My friend, Tullian Tchividjian, and I co-wrote the following article, which was posted on his website yesterday (August 16, 2018). Here's the introduction, followed by a link to the full article.
Jesus said it would have been better for this man not to have been born.
Shocking words, sad words.
But they are not the saddest words in Scripture.
The worth of a congregation is determined by statistics. A church with 25 people in the pews is not as important to Christ’s kingdom as a church with 2500. It’s simple arithmetic, really. The more worshipers, the more worth. The larger the church, the larger accolades it deserves.
When a preacher steps into the pulpit, he may carry a few things with him. A Bible. A sermon manuscript. A bottle of water. Perhaps a little something that’ll serve as an object lesson as he preaches. But whatever he brings, I hope he includes two birds.
It’s only a few steps from the pulpit to the pew, from being a pastor to being a former pastor, but it feels like a marathon you crawl on your knees.
Ask about anyone to draw a picture of an angel, and 99% of them would be sporting wings. De-wing the angels and their popularity in our culture would fly out the window. We want angels as long as they have those cute wings.
It happens to almost every pastor at some point in his ministry. He may not even realize that he's working with this assumption. And if he becomes aware of it, he's probably too afraid even to admit it to himself, much less to accuse God of it. Some may get so angry that they directly accuse the Lord of it.
I like the psalms, but I can’t pray some of them with a straight face. Psalm 122 is a prime example. David is a little too cheerful for me as he exclaims, “I was glad when they said to me, ‘Let us go to the house of the Lord!’”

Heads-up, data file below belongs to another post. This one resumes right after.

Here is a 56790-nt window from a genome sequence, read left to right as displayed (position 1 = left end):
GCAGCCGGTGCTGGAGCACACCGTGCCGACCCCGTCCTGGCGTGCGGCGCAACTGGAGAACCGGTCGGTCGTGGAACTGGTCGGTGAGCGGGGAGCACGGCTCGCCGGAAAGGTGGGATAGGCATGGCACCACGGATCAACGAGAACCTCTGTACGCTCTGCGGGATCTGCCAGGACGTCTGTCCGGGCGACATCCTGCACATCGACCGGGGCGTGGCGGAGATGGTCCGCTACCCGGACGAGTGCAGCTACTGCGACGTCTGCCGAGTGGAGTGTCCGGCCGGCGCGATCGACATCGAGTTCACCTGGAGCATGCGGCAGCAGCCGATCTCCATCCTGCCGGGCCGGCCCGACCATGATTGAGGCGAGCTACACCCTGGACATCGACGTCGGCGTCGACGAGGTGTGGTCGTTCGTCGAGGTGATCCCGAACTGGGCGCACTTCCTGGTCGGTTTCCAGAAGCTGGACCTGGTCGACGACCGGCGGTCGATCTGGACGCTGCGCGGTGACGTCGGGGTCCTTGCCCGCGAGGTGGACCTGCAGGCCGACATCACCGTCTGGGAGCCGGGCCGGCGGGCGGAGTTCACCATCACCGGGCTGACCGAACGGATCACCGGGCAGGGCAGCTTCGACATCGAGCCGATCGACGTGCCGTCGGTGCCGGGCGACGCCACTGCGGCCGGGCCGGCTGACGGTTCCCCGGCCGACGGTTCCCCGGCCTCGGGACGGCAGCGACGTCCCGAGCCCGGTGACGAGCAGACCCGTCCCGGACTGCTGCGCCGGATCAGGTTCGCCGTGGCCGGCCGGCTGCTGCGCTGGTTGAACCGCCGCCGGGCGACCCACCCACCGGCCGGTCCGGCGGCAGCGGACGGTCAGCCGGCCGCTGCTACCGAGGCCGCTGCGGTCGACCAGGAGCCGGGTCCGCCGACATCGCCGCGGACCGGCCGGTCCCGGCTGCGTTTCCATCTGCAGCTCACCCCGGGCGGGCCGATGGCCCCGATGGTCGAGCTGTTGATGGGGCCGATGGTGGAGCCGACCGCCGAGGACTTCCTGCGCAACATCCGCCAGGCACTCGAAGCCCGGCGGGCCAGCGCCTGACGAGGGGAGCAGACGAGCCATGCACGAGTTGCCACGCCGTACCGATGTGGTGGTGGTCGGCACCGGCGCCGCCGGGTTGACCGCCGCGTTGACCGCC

When he stepped out of his church on Christmas Day, 2011, Dan Chambers had no idea that he had just preached his final sermon at that congregation. All he knew was that he needed a vacation. He and his family were heading south, to the Texas hill country outside San Antonio. There they’d unwrap presents with family, get a little R&R, and drive back to Illinois in a week or two. That was the plan—the plan that never came to be.
Let’s sit side-by-side in the pew and observe a pastor for a few minutes. Listen not only to his words but eyeball him. See how he communicates non-verbally, by his actions. He’s standing in the pulpit. He’s folding his hands in prayer. Notice his face, too. He’s smiling as he greets us. He’s earnest as he proclaims the Scriptures. His face compliments his words.
They walked to the gallows together, pastor and penitent. Each step up took them closer to the abbreviated, fatal fall to come. The criminal stood above the trapdoor. Moments later, it would open to rope him into eternity. An officer asked him if he had any final words. “I place all my confidence in the Lamb who made atonement for my sins. May God have mercy on my soul,” he said.